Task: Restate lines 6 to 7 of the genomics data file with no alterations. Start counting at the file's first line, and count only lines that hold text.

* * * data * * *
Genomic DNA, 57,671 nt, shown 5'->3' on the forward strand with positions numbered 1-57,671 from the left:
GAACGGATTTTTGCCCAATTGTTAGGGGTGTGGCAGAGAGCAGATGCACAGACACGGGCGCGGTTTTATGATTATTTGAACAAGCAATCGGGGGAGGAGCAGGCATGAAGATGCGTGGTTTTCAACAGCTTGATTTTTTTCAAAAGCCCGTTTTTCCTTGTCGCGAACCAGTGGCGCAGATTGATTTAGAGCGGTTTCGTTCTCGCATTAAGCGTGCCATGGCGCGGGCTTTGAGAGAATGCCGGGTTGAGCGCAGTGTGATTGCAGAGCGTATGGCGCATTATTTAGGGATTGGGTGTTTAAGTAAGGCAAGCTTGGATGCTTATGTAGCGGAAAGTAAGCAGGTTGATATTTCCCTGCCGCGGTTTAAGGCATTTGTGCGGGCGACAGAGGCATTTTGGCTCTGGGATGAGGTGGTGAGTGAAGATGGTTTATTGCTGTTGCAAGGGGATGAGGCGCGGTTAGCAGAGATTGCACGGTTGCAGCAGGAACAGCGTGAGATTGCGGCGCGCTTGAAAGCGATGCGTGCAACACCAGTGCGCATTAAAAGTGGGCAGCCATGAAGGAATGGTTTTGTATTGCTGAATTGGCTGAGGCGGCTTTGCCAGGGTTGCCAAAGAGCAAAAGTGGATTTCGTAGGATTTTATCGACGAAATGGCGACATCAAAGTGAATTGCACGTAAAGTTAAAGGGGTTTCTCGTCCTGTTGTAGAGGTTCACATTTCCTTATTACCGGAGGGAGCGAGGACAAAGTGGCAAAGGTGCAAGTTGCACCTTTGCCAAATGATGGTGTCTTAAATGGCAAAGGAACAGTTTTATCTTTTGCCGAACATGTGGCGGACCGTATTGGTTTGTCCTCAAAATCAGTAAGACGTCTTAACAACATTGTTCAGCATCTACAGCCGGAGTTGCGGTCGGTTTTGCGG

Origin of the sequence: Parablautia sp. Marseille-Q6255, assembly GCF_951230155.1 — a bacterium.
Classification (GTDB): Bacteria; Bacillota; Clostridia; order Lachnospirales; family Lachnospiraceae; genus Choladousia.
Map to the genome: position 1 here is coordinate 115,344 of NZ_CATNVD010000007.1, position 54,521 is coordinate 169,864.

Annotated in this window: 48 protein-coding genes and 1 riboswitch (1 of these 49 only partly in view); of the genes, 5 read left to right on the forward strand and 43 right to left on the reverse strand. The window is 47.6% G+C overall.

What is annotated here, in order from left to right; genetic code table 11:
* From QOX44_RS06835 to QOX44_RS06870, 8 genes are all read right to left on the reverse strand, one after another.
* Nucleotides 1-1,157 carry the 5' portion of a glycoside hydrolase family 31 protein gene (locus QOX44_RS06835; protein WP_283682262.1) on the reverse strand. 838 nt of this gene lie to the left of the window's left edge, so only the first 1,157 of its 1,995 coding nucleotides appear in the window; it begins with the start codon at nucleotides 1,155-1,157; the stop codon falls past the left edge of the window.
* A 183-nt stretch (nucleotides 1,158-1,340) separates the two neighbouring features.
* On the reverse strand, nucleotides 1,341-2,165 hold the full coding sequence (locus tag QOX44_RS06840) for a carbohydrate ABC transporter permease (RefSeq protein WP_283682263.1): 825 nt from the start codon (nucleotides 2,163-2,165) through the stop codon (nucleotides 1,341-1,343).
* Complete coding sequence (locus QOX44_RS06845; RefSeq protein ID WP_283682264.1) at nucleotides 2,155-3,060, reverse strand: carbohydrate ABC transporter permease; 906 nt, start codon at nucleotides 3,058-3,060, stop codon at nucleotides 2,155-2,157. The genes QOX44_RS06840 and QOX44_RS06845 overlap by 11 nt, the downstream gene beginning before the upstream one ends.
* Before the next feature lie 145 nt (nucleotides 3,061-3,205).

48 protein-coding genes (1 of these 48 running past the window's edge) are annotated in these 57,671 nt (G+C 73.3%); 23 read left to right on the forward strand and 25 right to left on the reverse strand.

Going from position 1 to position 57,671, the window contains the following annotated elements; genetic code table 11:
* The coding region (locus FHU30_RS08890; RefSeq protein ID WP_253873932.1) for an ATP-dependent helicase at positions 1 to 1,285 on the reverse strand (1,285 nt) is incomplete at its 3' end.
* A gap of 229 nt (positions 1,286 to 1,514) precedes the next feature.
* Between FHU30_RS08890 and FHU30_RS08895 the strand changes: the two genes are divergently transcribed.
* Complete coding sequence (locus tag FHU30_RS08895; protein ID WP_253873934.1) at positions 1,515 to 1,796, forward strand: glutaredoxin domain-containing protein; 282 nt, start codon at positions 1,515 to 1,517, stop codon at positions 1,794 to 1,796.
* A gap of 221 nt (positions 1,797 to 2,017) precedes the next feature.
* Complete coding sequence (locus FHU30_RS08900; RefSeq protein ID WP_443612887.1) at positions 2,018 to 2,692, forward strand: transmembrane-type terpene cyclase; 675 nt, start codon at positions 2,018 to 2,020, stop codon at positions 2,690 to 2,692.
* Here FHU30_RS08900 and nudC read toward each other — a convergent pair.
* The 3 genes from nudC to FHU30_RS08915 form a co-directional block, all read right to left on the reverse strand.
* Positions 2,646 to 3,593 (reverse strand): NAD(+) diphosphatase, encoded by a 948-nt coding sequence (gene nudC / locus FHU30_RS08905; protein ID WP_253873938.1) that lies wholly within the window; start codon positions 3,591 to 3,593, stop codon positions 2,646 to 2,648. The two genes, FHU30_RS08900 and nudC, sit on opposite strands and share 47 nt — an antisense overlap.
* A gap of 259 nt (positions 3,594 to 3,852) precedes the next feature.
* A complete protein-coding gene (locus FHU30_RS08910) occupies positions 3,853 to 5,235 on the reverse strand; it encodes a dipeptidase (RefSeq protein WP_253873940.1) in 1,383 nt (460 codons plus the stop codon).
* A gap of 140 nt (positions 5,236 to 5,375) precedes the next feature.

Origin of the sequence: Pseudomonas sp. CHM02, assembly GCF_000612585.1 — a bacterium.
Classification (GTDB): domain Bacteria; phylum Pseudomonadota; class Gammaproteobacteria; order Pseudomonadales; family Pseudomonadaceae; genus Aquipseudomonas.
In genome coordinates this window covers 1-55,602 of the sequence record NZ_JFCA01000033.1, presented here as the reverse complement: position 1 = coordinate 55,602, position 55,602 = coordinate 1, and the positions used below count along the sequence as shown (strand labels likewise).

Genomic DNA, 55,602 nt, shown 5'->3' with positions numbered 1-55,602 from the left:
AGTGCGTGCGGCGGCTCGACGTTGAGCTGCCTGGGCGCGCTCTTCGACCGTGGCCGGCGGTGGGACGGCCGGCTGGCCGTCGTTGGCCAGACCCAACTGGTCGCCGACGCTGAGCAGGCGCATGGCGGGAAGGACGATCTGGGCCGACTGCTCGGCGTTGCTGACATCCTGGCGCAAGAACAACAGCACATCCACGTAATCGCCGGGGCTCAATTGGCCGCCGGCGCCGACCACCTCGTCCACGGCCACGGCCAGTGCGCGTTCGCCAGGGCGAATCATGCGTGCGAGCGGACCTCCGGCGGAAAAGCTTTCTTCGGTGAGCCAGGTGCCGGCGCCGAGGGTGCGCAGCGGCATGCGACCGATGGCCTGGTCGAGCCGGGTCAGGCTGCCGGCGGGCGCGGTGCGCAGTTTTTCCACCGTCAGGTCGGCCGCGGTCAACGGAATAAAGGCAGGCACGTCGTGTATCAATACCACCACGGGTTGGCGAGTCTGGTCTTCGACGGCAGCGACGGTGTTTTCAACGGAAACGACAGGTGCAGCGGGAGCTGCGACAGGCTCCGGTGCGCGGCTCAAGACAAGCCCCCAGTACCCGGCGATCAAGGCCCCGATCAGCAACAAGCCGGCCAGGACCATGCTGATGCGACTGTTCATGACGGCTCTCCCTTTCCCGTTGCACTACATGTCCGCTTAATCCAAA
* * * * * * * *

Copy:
Annotated in this window: 48 protein-coding genes and 1 riboswitch (1 of these 49 only partly in view); of the genes, 5 read left to right on the forward strand and 43 right to left on the reverse strand. The window is 47.6% G+C overall.

What is annotated here, in order from left to right; genetic code table 11: